Book Excerpt: Brook Trout and Beaver Ponds

Written by: Bob Mallard

Many remote beaver ponds never get fished. Note the dark color of the trout, a result of life in heavily tannic water.
Photo by Diana Mallard

With the exception of small freestone streams, no type of aquatic habitat is more identified with brook trout than beaver ponds. In areas such as interior Maine, they are more important to the brook trout angler than freestone streams, which are often nearly unfishable due to downed timber and dense streamside vegetation.

The image of brook trout sipping insects off the surface of a dead-tree-dotted beaver pond is burned into the minds of many anglers. Located anywhere brook trout and beavers coexist, regardless of the origin of either, these unique aquatic micro-environments can be found throughout most of native brook trout range, as well as in much of the rest of the country.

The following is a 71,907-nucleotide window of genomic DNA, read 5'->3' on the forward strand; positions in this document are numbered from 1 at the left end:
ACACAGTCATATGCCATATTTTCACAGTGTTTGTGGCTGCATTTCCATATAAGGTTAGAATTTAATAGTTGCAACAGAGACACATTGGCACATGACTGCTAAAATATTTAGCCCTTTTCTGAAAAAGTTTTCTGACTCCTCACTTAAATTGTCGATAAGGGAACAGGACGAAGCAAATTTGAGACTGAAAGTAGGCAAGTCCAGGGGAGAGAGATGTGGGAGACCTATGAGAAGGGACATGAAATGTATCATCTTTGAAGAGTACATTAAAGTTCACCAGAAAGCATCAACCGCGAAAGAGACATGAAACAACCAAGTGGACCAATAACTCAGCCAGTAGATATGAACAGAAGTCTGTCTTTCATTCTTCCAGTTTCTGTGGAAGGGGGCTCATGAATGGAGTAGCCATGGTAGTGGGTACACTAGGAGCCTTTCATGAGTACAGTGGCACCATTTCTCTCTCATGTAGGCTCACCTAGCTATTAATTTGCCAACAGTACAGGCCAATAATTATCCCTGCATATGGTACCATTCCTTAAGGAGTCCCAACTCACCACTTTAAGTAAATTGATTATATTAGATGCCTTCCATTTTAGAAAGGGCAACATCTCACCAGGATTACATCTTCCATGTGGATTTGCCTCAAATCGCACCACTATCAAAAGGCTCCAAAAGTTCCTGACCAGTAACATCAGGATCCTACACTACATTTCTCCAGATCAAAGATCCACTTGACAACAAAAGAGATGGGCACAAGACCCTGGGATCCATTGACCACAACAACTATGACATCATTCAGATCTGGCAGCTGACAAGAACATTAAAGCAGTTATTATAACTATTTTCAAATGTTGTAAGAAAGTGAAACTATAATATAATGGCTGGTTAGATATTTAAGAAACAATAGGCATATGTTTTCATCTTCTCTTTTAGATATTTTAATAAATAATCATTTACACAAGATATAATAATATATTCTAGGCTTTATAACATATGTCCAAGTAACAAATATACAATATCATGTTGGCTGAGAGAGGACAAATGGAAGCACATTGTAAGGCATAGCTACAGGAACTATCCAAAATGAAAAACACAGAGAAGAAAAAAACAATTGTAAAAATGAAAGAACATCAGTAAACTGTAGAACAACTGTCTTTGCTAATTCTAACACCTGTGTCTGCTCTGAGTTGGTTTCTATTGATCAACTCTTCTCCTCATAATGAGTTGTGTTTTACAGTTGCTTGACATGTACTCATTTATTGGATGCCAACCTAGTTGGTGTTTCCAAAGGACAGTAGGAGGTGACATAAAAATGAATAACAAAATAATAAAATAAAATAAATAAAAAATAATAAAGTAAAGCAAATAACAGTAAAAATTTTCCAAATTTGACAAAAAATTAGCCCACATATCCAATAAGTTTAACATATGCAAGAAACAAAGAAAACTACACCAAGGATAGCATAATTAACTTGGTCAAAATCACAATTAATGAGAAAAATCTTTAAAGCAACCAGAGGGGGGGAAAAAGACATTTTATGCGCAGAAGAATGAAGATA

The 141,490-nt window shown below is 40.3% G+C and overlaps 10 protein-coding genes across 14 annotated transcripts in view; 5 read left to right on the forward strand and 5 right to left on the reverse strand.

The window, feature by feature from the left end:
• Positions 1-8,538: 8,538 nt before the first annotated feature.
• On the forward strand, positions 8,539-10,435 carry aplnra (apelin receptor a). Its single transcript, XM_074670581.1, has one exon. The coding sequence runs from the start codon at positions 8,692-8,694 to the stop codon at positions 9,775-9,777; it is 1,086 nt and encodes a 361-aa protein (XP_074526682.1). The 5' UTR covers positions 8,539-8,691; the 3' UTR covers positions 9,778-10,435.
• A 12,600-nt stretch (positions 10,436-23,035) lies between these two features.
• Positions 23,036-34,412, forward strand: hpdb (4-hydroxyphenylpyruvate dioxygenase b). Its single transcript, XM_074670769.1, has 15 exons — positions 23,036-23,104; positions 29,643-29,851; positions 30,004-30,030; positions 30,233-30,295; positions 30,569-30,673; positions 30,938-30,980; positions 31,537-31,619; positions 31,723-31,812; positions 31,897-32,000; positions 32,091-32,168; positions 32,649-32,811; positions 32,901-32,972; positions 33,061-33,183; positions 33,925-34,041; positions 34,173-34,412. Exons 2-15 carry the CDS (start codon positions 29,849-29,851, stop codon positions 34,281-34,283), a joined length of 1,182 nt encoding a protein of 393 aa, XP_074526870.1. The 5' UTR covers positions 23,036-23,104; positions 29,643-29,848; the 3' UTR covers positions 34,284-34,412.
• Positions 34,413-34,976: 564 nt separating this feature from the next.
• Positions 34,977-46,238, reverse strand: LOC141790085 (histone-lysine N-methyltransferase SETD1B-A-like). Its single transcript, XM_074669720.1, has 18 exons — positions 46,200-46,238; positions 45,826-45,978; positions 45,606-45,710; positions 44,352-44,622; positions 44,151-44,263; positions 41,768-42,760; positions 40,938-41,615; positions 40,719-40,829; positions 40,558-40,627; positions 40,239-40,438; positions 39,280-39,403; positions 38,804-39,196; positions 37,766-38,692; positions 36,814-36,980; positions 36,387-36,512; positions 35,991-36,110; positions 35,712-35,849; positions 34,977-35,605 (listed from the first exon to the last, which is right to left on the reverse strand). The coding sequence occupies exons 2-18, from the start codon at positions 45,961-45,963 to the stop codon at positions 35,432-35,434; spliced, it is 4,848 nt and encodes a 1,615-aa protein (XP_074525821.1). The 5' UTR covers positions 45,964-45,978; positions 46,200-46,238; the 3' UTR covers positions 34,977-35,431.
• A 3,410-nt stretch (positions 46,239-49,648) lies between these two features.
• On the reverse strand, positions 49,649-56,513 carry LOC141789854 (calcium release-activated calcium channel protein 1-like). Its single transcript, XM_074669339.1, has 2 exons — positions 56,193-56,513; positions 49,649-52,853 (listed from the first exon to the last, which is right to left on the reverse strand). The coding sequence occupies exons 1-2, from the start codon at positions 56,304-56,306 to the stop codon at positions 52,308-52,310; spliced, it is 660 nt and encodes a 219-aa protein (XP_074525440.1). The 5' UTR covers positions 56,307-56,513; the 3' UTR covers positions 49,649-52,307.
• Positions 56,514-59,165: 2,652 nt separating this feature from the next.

Having evolved over thousands of years, the relationship between beavers and brook trout is complex and often misunderstood. Their immediate impact on brook trout can be positive or negative but is often temporary. Sometimes, however, the impacts span generations and change from one year to the next.

So-called beaver ponds are created when beavers dam up streams. They make dams out of rocks, mud, and branches, cutting entire trees down with their teeth to get the latter. The ponds created by these dams serve as locations for their homes, aptly named beaver houses or lodges, as well as protective refuge.